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The bosom of Abraham - medieval illustration from the Hortus deliciarum of Herrad of Landsberg (12th century)

Abraham ({{#invoke:IPAc-en|main}} (Hebrew: אַבְרָהָם‎{{#invoke:Category handler|main}}, About this sound listen )), birthname Abram, is the first of the three biblical patriarchs. His story, told in chapters 11 through 25 of the Book of Genesis, plays a prominent role as an example of faith in Judaism, Christianity, and Islam.{{#invoke:Footnotes|sfn}}<ref>{{#invoke:citation/CS1|citation |CitationClass=book }}</ref><ref>{{#invoke:citation/CS1|citation |CitationClass=book }}</ref>

The Bible's internal chronology places Abraham around 2000 BCE.{{#invoke:Footnotes|sfn}} Despite this, "there is nothing specific in the Genesis stories that can be definitively related to known history in or around Canaan in the early second millennium B.C.E."{{#invoke:Footnotes|sfn}} and, according to professor Paula McNutt, "it is now widely agreed that the so-called 'patriarchal/ancestral period' is a later literary construct, not a period in the actual history of the ancient world".{{#invoke:Footnotes|sfn}} The majority of scholars believe that the Pentateuch was composed in the Persian period (roughly 520–320 BCE),{{#invoke:Footnotes|sfn}} as a result of tensions between the Jewish landowners who had stayed in Judah during the Babylonian captivity and claimed Abraham as the "father" through whom they traced their right to the land, and the returning "Priestly" exiles who based their claim to dominance on Moses and the Exodus tradition.{{#invoke:Footnotes|sfn}}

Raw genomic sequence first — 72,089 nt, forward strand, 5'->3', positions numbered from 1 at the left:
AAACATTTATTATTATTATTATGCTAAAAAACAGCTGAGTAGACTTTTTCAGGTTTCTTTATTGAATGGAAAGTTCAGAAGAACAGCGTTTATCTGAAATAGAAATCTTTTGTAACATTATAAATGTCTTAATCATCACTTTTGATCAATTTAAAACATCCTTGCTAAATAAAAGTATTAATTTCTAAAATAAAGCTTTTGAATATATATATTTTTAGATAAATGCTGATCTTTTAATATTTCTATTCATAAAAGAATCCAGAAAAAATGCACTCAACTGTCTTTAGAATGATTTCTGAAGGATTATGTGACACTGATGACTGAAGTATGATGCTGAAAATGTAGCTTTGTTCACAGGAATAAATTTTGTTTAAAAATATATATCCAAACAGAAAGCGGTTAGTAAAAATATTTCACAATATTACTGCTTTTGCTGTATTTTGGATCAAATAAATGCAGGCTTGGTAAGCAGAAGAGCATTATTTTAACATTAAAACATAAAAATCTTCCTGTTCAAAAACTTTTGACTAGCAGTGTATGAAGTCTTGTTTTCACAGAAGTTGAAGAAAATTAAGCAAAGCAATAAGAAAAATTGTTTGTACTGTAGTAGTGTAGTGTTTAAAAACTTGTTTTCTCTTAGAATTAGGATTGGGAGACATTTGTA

The Genesis narrative revolves around the themes of posterity and land rights. Abraham was called by God to leave the house of his father Terah and settle in a land which was already settled by the descendants of Canaan; however, God promised it to Abraham and his progeny. Various candidates were put forward who might inherit the land after him, but all were dismissed except for Isaac, Abraham's son by his half-sister Sarah. Abraham purchased the Cave of the Patriarchs at Hebron to be Sarah's grave when she died, thus establishing his right to that land. In the second generation, Abraham's heir Isaac was married to a woman from his own relatives, thus ruling the Canaanites out of any right to his inheritance. Abraham later married Keturah and had six more sons, but on his death, when he was buried beside Sarah, it was Isaac who received "all Abraham's goods", while the other sons received only "gifts".{{#invoke:Footnotes|sfn}}

Abraham sections
Intro   Genesis narrative    Historicity and origins    Abraham in religious traditions    Abraham in the arts    See also    Notes    References    Bibliography    External links   

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